The Top Problems And Solutions For Soil Compaction

Turf Symptoms Of Soil Compaction

Below are 5 signs to look for to determine potential soil compaction. If any of the symptoms are occurring there is a good chance the soil is compacted and needs attention and immediate maintenance.

  1. Shallow, thicker and shorter roots
  2. Smaller and fewer leafs/blades
  3. Thin patches
  4. Lacks green color
  5. Overrun by weeds (e.g., knotweed, crabgrass, annual bluegrass, goosegrass, clover)

Tips for Preventing and Correcting Soil Compaction

Incorporating any of the 3 tips below into a turf maintenance program can help reduce soil compaction.

Reduce and direct traffic:

  • Reduce traffic by the establishing pathways of concrete, pavers, gravel or dirt.
  • Minimize traffic when the soil is wet or near field capacity.

Take the extra necessary steps:

  • Use maintenance vehicles with pneumatic tires.
  • Change up the mowing patterns to reduce mower use on the same route.
  • Increase the height of the cut to increase wearability and root depth.
  • On golf courses, build large greens in order to frequently rotate cup placement.
  • On sports fields, occasionally move around the field boundaries.

Modify the soil:

  • Develop a soil medium that is more resistant to compaction with sand or loamy soils.
    • Note that the addition of sand to clay soils may actually increase their compatibility and destroy soil structure due to the development of cementing conditions. 
  • Add organic soil amendments such as Mirimichi Green’s CarbonizPN Soil Enhancer to decrease compactibility of the soil. (However, it is not a long term fix and requires additional amending.)
  • Incorporate one or more cultivation practices (e.g., coring, grooving, slicing, or spiking) into the turf maintenance practices. 

There is no single practice or product that can solely correct compaction problems and several must be combined for a successful maintenance program. The top solution for soil compaction is combating compaction before it has developed into a problem.

Give these tips a try and let us know what works best for you.

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How to make the best choice between sod, seed or hydroseed

Renovating any landscape or development area can often lead to many tough decisions – how to make the best choice between sod, seed or hydroseed is usually one of them. Below is a break down a few things to take into consideration because each project has different factors that come into play.

What is the budget?

There are price gaps depending on the size of the job and equipment/material prices and availability. Typically, sod is the most expensive option, costing customers between $6,000 and $10,000 for about an acre, due to high material and labor costs. The middle-ground option is hydroseed, and depending on the mix of the materials, it can cost a customer about $2,500 to $6,500 an acre. The application isn’t as labor intensive, but additional costs like finding skilled or licensed hydroseed technicians can cause the price to be higher. Also, hydroseeding usually isn’t an option for small jobs. Seed is typically cheapest, costing a customer from $1,000 to $5,000 per acre.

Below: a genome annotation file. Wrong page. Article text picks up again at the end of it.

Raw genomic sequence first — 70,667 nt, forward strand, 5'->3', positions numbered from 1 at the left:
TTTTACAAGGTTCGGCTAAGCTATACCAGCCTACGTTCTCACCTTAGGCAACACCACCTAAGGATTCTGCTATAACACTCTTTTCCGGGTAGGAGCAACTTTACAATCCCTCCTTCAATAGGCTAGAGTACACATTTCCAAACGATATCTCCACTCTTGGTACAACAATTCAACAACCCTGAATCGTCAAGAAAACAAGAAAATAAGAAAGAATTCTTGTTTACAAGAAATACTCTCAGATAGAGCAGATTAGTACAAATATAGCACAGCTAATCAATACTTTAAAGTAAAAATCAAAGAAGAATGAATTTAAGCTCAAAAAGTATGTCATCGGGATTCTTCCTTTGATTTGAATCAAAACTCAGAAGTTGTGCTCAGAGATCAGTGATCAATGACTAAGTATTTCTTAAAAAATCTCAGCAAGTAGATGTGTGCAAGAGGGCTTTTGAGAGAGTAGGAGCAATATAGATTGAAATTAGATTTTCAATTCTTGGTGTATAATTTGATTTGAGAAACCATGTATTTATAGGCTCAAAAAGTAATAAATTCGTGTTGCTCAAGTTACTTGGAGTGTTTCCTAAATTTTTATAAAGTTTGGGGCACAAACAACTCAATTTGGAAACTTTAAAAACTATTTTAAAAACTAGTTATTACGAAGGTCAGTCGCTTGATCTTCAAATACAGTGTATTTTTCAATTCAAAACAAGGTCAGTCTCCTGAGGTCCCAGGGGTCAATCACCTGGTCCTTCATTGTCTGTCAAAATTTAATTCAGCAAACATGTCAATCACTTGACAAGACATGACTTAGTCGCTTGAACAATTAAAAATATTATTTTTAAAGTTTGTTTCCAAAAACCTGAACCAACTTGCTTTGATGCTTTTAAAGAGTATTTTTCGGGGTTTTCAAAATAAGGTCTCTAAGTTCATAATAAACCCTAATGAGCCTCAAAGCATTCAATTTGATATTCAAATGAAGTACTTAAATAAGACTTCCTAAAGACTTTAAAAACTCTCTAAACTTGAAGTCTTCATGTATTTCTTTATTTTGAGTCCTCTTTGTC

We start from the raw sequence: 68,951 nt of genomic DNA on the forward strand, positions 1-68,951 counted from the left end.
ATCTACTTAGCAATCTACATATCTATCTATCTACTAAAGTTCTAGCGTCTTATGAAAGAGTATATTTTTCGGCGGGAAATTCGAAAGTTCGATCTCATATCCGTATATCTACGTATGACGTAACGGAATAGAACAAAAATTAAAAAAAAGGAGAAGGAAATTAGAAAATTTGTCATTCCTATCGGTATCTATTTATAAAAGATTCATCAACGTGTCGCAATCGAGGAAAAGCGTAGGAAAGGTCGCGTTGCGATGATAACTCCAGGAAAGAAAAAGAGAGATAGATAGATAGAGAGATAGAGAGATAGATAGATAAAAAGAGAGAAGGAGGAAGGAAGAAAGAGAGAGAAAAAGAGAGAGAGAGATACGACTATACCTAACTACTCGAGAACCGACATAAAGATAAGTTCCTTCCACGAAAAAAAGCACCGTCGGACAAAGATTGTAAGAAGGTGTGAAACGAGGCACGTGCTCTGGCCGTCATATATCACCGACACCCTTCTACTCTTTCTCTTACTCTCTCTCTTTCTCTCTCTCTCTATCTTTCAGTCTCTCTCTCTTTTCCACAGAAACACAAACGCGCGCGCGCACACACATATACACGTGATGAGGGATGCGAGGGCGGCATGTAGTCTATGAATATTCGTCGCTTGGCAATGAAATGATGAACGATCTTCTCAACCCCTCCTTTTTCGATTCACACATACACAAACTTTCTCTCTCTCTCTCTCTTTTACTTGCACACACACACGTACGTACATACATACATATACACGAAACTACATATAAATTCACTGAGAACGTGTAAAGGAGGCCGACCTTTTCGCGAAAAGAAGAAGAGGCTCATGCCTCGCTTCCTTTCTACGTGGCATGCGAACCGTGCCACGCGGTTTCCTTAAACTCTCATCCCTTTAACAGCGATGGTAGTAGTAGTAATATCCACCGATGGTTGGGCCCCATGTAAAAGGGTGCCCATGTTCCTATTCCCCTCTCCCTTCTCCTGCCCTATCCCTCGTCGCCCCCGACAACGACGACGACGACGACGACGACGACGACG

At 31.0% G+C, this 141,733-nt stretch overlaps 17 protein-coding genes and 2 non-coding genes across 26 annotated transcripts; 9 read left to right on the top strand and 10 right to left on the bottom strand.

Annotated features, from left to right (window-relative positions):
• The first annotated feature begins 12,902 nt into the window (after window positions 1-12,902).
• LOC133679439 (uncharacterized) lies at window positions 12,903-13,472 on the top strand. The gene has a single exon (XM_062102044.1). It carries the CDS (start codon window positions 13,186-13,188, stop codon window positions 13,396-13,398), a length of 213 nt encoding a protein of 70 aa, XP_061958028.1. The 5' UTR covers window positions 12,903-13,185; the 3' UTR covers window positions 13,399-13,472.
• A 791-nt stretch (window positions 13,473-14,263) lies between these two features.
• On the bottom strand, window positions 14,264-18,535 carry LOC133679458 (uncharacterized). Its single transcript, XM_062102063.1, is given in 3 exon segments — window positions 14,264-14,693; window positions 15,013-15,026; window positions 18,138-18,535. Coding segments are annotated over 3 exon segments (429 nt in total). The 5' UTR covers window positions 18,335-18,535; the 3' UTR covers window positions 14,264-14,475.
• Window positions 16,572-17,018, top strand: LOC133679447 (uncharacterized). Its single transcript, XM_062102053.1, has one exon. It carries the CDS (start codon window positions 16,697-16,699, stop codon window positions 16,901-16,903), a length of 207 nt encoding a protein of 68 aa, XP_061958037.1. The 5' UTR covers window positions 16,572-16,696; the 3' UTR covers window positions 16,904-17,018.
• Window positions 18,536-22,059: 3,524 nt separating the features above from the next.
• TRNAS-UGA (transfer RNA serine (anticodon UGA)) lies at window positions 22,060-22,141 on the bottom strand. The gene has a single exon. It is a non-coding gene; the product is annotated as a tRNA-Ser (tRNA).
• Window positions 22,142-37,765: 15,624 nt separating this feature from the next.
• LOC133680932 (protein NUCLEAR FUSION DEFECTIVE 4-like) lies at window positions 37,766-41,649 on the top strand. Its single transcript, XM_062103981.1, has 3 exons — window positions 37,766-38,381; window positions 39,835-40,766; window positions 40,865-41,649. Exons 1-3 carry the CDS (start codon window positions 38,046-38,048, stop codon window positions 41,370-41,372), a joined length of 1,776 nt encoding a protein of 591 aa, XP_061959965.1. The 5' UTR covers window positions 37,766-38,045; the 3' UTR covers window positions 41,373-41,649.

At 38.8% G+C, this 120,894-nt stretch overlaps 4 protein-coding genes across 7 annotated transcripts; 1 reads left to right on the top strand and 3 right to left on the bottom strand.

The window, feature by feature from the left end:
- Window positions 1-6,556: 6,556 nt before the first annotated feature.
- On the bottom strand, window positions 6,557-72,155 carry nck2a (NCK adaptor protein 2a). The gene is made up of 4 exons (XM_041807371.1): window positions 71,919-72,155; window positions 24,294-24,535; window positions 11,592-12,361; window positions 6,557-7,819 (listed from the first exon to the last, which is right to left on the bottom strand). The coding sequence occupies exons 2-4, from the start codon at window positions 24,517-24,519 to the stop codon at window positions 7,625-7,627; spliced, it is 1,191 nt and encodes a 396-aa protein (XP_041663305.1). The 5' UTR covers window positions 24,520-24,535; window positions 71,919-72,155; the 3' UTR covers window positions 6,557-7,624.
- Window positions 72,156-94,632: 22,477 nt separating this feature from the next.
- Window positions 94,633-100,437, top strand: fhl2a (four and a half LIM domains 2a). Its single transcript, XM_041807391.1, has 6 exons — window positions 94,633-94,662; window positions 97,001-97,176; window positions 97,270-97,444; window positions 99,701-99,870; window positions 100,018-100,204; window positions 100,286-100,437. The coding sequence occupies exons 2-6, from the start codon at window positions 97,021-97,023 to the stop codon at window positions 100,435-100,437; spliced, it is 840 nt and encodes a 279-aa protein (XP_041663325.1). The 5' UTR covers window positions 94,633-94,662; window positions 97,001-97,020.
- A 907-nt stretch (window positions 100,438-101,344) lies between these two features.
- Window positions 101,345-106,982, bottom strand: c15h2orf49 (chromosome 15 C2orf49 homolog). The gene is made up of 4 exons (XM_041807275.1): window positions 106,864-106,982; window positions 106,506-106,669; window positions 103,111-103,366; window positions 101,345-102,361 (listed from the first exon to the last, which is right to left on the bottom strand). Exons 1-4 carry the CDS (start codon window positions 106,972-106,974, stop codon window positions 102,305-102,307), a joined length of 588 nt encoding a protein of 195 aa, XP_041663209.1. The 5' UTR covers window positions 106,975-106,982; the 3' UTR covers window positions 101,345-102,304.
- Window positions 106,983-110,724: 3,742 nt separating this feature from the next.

What tools are available?

Access to the proper tools is another major factor. Do you own or would you need to rent the equipment for the various installation methods? If you’re laying sod by hand, transporting sod pallets requires a skid-steer. Laying large rolls of sod mechanically is often the most efficient method, though it requires a “big roll” attachment on a tractor or skid-steer. Hydroseeding requires specific, heavy-duty equipment, including a retrofitted truck and a skilled crew to operate the equipment. Most companies revert to renting it or subcontracting the service. Seeding requires the least equipment and skill—a small push spreader can work depending on the size of the property or specialized equipment like a slit seeder may be beneficial for larger projects.

How quickly do you want to see results?

Contractors call sod “instant green” because it looks great the day it’s laid and provides instant gratification. Its fast-fix nature makes it perfect for commercial customers, like campus or property managers, with money to spend. But, sod requires upkeep and a good irrigation system or else the sod will die quickly. Seed can take four to five weeks before it begins to sprout. Many contractors prefer seed for longevity, suggesting it for homeowners who are less concerned with immediacy and want lasting results. Hydroseed typically takes as long to sprout as seed, however, its quick, efficient application is fit for large-scale properties, like fields or roadside turf, but it may be overkill in a backyard.

Vital components for success

Regardless of the installation method, the soil and water determine the success of a property. Prior to planting, it’s important to do a soil test. Lack of quality soil is often a detriment to new homes’ lawns or any property that has had issues with growing grasses. The test reveals what nutrients are lacking in the soil profile. While applying fertilizers may provide a temporary fix, it is important to get organics back into the soil. Here is a product line that can ensure healthy soil.

New Reviews About Outstanding Turf At TIEC

Tryon Internation Equestrian Center (TIEC) has a grass complex that is receiving new reviews about outstanding turf from riders across the country. The Grass Complex at Tryon International Equestrian Center offers the latest in turf technology. TIEC has a hybrid Bermuda grass called TifTuf Turf, which requires 38% less water irrigation, provides longer growing sustainability and season, as well as an ability to “repair” itself more quickly than traditional grasses. The entirety of the field also has been grown using a proprietary organic material from Mirimichi Green. Mirimichi Green’s products contribute to the thickness and longevity of the turf, but most importantly, the reduction of compaction in the soil. The TifTuf Turf used across the field is developed with ESI international footing surface of specialized sands, organic materials, and synthetic fiber installed on top of a six-inch high drainage system.